Science, popular culture and conversation are the highlights of “StarTalk” (11 p.m., National Geographic, TV-PG), hosted by astrophysicist Neil deGrasse Tyson. Every Monday evening he will invite figures from the worlds of entertainment, science, politics and academia to discuss ways that science affects culture and daily life.
An expansion of Tyson’s popular podcast and radio series, “StarTalk” will present him in a taped one-on-one interview with a single guest combined with an appearance before a studio audience at New York’s Hayden Planetarium, which he runs. Every “talk show” segment features a comic sidekick, a guest and an appearance by Bill Nye the Science Guy to weigh in on each week’s topic.
Tonight’s guest, George Takei, joins Tyson, comic Leighann Lord and astrophysicist Charles Liu in a conversation about the technology and physics displayed on “Star Trek” during its 1966-69 NBC run as well as its lingering impact on popular culture. Takei speaks at length about his audition for the series and how creator Gene Roddenberry saw the cast’s diversity as part of his hopeful vision for America and the planet’s future. In addition to this idealism, Takei also discusses his small role in one of America’s more shameful chapters: He spent part of his childhood behind the barbwire of a Japanese internment camp during World War II.
Tyson keeps the tone light and goofy, and his panel has plenty of chances to geek out in faithful Trekkie fashion. But the emphasis of “StarTalk” is clearly on the celebration of reason and science as paths to the future as well as reminders of how a society based on superstition and fear can lead to bigotry and backwardness.
Among the guests “StarTalk” has booked over the course of the season: “Interstellar” director Christopher Nolan (April 27), evolutionary biologist Richard Dawkins (May 18), President Jimmy Carter (May 25) and NASA administrator Charles Bolden (June 15).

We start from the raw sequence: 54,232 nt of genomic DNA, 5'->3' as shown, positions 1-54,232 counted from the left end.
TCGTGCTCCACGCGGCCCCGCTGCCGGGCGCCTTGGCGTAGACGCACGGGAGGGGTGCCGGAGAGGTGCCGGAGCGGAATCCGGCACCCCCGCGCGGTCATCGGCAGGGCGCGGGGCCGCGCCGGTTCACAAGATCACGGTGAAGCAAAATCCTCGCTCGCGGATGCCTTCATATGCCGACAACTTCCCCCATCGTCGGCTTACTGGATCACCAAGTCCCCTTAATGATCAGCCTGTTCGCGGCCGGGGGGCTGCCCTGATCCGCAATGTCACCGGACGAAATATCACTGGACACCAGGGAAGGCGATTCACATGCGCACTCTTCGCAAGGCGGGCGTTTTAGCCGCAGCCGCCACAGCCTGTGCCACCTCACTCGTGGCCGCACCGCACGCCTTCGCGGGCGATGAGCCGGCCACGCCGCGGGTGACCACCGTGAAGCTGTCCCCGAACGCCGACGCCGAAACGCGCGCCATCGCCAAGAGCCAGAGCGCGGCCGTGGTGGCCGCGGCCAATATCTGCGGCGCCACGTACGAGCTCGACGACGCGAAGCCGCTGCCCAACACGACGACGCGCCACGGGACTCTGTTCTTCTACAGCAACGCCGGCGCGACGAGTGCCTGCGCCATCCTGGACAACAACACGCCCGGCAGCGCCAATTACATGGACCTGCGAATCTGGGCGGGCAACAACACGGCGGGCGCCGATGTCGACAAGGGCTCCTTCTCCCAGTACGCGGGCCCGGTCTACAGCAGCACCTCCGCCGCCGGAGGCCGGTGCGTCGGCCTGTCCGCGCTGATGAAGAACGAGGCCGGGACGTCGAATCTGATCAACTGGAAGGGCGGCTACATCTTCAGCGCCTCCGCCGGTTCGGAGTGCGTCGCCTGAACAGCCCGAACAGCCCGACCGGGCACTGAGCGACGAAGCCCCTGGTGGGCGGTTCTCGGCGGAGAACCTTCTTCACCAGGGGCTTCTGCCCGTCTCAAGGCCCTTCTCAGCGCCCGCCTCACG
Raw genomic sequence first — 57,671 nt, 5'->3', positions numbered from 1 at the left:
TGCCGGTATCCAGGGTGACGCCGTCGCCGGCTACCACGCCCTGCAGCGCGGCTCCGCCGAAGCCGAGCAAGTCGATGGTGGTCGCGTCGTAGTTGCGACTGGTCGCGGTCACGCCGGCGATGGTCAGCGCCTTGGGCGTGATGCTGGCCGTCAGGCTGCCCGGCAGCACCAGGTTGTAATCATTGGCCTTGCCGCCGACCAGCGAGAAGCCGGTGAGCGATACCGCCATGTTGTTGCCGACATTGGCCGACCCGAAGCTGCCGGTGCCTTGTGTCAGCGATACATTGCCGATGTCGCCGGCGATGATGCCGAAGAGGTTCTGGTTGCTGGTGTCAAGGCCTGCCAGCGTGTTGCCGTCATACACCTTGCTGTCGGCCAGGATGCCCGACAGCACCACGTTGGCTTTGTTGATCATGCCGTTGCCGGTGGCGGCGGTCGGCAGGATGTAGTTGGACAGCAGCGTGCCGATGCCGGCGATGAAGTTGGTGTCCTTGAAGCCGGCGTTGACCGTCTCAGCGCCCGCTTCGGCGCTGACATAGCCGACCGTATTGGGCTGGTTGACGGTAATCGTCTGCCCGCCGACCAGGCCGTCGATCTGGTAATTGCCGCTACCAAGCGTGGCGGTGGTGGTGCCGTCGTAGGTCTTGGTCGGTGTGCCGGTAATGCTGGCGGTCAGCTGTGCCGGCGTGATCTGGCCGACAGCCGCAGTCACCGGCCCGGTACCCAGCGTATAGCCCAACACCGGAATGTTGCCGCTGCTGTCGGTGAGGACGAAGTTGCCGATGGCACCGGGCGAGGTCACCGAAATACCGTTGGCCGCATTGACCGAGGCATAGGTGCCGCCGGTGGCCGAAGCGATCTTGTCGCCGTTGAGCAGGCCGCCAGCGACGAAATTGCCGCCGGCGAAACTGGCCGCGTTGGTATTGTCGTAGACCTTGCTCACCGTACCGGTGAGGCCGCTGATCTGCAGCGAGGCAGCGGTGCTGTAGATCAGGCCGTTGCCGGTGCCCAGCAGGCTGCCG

“StarTalk” airs tonight right after “Hubble’s Cosmic Journey” (10 p.m., National Geographic, TV-PG), celebrating the 25th anniversary of the space telescope that has provided thousands of images that changed mankind’s perception of the universe. Tyson narrates.
■ “Time Traveling With Brian Unger” (10 p.m., Travel, TV-PG) puts an emphasis on history and CGI graphics as its actor/comedian host takes participants and viewers on a tour of famous and not-so-familiar sights.
The first field trips take us to the Golden Gate Bridge in San Francisco and to the Woolworth Building in lower Manhattan, considered one of the first great skyscrapers. Unger offers a wealth of historical nuggets and facts about the engineering behind these 20th-century marvels. Unfortunately, the show sports a pulverizing score and frantic editing style that are less than conducive to reflection.
■ The Ogre casts a shadow on “Gotham” (8 p.m., Fox, TV-14).
■ The first season concludes on a cliff on “Scorpion” (9 p.m., CBS, TV-14).
■ A new killer appears linked to Joe Carroll on “The Following” (9 p.m., Fox, TV-14).
■ Evidence emerges explaining Castle’s two-month void on “Castle” (10 p.m., ABC, TV-PG)
Gayle Tzemach Lemmon is scheduled on “The Daily Show With Jon Stewart” (11 p.m., Comedy Central) … Dick Van Dyke, Jenny Slate and Vance Joy appear on “Conan” (11 p.m., TBS) … John Travolta, Amy Schumer and The Waterboys appear on “Late Show With David Letterman” (11:35 p.m., CBS) … Jimmy Fallon welcomes LL Cool J, Rose Byrne and Big Sean on “The Tonight Show” (11:35 p.m., NBC).